I grew up among storytellers, musicians, sinners, and song writers, secrets whispering outside my window.

During the summer months, I walked through the southern soil in bare feet, the earth’s energy moving from my soles to my head, the taste of freshly-picked blackberries in my mouth, the sun hot on my fair skin.  By the age of eight, I was skilled enough in the kitchen to fry chicken in a skillet popping with hot lard. It must have been good; nobody complained. It took me a bit longer to learn to cook grits. I tended to cook them on a too high setting, scorching them in the process.

Many readers have wanted to know more about my love for music, about how I came to include the blues in my first novel. I grew up listening to country music with my father. He loved Johnny Cash and Hank Williams. In my early teens, when I was alone, I listened to what my father called hippie music. In the 7th grade, when a friend needed money and offered to sell me some albums, I saved my lunch money and every penny I earned until I had enough to buy McCartney, an album by Paul McCartney. From the same friend, I bought Tapestry by Carole King, and, for the song Ruby Tuesday, I purchased the album Between the Buttons  by the Rolling Stones. The albums were already years old when I bought them, yet the music was good and filling.  I loved the bluesy sound of Bobbie Gentry singing Ode to Billy Joe. She possessed a sound that moved me. Music was important to me then and it is today. Some of my earliest memories involve music. It seemed only natural to make music a central part of my novel Dogwood Blues.



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Brenda Sutton Rose

novelist, poet, essayist, visual artist
Brenda Sutton Rose

Brenda’s poetry, essays, and short stories have appeared in Flycatcher Magazine, Mobius: Journal of Social Change, Montucky Review, Muddy River Poetry Review, Dead Mule School of Southern Literature, Ginosko Literary Magazine, and numerous other online and print journals. She is the author of Dogwood Blues, a novel that earned her a reputation as a writer of southern fiction with a gift for writing about the changing South and small town life. Brenda was nominated for a Georgia Author of the Year Award in 2015 and for a Pushcart Prize in Fiction in 2018. She is currently working on her second novel.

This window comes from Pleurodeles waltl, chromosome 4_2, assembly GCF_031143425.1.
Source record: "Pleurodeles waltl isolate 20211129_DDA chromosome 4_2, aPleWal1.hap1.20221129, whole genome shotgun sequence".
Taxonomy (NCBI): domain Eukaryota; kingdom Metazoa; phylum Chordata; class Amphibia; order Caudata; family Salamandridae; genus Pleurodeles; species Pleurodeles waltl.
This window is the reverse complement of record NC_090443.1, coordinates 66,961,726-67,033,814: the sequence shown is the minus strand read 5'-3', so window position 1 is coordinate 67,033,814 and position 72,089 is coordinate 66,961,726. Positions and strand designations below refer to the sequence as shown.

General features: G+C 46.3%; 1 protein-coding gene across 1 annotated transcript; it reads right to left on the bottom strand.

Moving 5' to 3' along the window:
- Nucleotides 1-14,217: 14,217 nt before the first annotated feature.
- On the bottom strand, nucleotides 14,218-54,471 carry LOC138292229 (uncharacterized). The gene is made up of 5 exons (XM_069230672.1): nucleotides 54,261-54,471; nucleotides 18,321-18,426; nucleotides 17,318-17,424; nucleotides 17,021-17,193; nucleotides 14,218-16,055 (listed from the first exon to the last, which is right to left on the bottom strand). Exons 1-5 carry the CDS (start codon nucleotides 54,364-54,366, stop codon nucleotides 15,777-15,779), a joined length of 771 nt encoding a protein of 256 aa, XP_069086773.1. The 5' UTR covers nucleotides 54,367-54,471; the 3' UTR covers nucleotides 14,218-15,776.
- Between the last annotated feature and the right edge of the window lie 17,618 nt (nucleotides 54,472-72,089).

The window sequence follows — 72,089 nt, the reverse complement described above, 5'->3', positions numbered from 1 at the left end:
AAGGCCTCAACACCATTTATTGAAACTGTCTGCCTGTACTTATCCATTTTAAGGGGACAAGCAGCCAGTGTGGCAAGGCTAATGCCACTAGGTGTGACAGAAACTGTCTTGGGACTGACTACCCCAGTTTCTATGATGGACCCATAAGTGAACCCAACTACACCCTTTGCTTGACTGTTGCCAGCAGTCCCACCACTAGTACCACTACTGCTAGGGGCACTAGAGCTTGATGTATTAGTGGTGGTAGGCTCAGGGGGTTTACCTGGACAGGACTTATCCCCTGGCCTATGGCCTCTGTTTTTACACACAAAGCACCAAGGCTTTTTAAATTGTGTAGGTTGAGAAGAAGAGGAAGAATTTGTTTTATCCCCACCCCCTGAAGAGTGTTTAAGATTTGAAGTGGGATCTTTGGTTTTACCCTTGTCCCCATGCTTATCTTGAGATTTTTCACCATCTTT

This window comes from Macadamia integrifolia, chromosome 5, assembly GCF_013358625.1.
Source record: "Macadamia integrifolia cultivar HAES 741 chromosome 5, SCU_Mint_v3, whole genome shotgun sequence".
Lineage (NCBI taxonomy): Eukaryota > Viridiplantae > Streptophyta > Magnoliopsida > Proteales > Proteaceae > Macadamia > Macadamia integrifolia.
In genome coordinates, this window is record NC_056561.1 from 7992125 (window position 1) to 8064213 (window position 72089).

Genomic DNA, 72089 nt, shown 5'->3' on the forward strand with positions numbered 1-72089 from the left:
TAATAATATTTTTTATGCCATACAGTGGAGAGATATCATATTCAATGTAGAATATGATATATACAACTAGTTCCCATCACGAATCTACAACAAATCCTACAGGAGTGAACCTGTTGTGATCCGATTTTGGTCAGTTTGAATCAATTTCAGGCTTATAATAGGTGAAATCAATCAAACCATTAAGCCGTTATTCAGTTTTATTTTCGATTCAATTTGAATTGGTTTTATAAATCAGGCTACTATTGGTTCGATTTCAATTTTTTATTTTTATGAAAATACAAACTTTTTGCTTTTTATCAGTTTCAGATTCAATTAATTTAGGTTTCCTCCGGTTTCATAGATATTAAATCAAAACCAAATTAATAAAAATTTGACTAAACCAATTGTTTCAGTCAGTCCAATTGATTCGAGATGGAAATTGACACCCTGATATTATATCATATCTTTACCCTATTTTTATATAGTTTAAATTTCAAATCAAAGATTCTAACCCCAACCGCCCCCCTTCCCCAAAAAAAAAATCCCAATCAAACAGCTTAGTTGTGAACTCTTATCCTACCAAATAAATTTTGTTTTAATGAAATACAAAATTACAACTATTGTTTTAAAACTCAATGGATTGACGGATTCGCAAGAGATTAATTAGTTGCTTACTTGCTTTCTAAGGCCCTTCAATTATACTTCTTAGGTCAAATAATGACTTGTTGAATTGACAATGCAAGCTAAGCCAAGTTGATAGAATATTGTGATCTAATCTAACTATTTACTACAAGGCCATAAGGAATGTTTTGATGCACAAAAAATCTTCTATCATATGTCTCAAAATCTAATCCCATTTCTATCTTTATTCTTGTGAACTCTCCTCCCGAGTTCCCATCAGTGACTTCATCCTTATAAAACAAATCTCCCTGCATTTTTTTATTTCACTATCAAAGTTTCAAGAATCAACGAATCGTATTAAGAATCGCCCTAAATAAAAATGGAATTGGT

Brenda leads writing workshops and speaks at book clubs and related events. Her email is brenda@brendasuttonrose.com.

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Dogwood Blues

Thank you for reading! Numerous book clubs in the South invited me to their homes to speak about Dogwood Blues. I was touched by their kindness, interest in my book, insight into the themes and motifs, and the process of my writing.

I’ll leave you with a few comments I’ve received about Dogwood Blues.

“You writing is poetic, so much so that I feel that I’m reading both a novel and a poem at the same time. It’s beautiful. Please write another novel soon.”

“I loved to hate Nell. She’s my favorite bitch ever.”

“The theme of miracles in Dogwood Blues touched me. I noticed that Jasmine hopes for a miracle. Jake doesn’t believe in miracles. And Kevin catches a miracle. In the end I think they all receive miracles. Not miracles related to religion. Miracles of living.”

“I like the way you used Letter to the Editor of the newspaper to represent the issues of the community.”

“Thank you for addressing the issue of homophobia and racism. You made me think about my own life and how I treat others. We can all do better.”

Check it out on Goodreads. Leave comments. We all love to read!

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My Journal